While it is certainly true that immense polarization exists in the political realm, as it relates to both positions held by elected officials themselves and pundits engaged in discussion, to point to the decline of the dissoi logoi as a cataclysmic factor is falsely premised. In fact, I believe that it is precisely the American public’s fascination with controversy, aided by dichotomous dialogue, which allows for such polarization to fester. Politics is much like a sport, for some the greatest joy stems from seeing their team win and by its very nature requires the existence of an opponent.
Rather, it is the skewed construction of the dissoi logoi which is most often at the root cause of polarization and confirmation bias. Alarmist news outlets reinforce their particular agenda through the rhetorical technique of inoculation. Much like a vaccine, the rhetor presents a weakened form of their opponent's argument (often a strawman) for the expressed purpose of refuting it in order to protect their audience from future stronger attacks. Although this is done by all gradations of the political spectrum, one markedly poignant example comes to mind from Fox News, which can be found here:
In the video, pundits lambast, criticize and mock Keely Mullen, a Million Student March organizer, for her seemingly ‘non-response’ when questioned about how the group’s demands for free public education, student debt forgiveness, and a $15 minimum wage would be paid for. Her responses are paraded in order to discredit the movement altogether despite the fact that she is a young adolescent who is not an expert in public policy or economic planning. While Fox News allowed for the representation of a counter-argument, they strategically chose someone unqualified in the matter in order to further their cause.
In some regards, even properly constructed and balanced counter-argument can be destructive and create what Leah Ceccarelli refers to as “manufactured controversies” - that is controversy which arises (usually in scientific matters) when there is already an expert consensus. Researchers Graham Dixon and Christopher Clark examined the influence ‘balanced’ reporting could have on audiences and found “that balancing conflicting views of the autism–vaccine controversy may lead readers to erroneously infer the state of expert knowledge regarding vaccine safety.” That is that, by presenting an evenly split counter argument, people falsely assume that there is likewise an even split in the scientific community. Thus, Dixon and Clark advise journalists to show a proportional counter-argument, which John Oliver did in a comedic manner in the last thirty seconds of this video:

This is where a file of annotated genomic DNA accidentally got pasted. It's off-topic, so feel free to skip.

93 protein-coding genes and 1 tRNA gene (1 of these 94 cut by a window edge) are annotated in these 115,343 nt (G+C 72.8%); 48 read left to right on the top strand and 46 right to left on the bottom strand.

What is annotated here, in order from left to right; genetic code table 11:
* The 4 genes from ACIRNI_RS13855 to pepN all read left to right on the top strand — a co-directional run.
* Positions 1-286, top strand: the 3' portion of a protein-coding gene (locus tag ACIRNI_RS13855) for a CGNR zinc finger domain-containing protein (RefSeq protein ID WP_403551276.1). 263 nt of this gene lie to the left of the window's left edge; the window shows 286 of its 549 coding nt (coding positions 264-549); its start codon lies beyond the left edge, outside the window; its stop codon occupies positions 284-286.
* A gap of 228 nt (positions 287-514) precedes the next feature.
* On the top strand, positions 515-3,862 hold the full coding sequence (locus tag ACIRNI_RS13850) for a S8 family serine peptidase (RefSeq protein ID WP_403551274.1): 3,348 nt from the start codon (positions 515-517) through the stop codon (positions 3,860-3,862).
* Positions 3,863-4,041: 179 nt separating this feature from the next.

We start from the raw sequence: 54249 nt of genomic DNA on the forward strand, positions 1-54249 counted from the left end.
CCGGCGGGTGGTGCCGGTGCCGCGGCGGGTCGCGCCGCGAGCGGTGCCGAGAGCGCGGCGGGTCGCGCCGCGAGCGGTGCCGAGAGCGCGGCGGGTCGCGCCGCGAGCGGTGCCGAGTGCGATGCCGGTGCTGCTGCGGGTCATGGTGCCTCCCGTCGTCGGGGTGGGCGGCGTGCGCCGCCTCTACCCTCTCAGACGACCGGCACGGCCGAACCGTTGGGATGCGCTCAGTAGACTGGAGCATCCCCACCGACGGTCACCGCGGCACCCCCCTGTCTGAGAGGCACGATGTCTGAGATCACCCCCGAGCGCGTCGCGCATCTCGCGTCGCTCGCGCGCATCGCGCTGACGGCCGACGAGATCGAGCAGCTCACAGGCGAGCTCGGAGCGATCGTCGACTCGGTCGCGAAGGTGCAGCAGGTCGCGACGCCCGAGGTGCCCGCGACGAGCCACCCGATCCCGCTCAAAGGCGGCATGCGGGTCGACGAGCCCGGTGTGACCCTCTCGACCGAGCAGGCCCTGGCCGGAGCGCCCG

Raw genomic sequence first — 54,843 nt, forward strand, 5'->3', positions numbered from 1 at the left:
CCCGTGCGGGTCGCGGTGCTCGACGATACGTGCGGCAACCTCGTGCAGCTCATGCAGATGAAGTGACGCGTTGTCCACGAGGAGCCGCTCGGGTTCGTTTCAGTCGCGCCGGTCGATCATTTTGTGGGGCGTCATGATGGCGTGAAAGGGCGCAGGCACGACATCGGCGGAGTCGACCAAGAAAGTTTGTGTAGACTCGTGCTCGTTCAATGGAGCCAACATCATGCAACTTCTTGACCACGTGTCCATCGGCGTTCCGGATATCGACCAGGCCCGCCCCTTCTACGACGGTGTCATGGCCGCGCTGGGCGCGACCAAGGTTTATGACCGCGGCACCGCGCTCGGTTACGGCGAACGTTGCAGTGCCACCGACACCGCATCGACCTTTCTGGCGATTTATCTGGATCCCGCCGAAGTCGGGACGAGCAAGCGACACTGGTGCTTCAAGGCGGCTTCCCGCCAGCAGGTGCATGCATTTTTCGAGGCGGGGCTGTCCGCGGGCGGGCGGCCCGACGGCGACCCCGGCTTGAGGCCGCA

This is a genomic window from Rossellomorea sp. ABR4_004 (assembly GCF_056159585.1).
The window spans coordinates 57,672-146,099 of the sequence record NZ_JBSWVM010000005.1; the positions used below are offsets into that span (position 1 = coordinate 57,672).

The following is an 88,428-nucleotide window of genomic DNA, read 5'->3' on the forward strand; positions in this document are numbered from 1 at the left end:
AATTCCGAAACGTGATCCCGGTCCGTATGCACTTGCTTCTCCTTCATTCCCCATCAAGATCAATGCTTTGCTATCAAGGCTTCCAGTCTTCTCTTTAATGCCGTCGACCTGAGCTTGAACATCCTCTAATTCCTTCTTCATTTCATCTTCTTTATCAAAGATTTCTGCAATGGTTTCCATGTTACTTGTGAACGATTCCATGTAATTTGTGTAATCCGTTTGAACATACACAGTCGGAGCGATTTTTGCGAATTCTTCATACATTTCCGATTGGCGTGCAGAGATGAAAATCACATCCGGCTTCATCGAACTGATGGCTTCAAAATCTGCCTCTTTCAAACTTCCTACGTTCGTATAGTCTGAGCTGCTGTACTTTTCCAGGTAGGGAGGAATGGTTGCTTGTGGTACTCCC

In short, polarization certainly exists and is facilitated by the misuse of counter-argument rather than an outright decline in it. Therefore, it is important that we understand dissoi logoi as an amoral tool - one which must exist to facilitate discourse but can just as easily be construed to stifle or over amplify certain voices in the public sphere. We must concern ourselves with the quality of all media content, particularly when it is enveloped in dramatic rhetoric.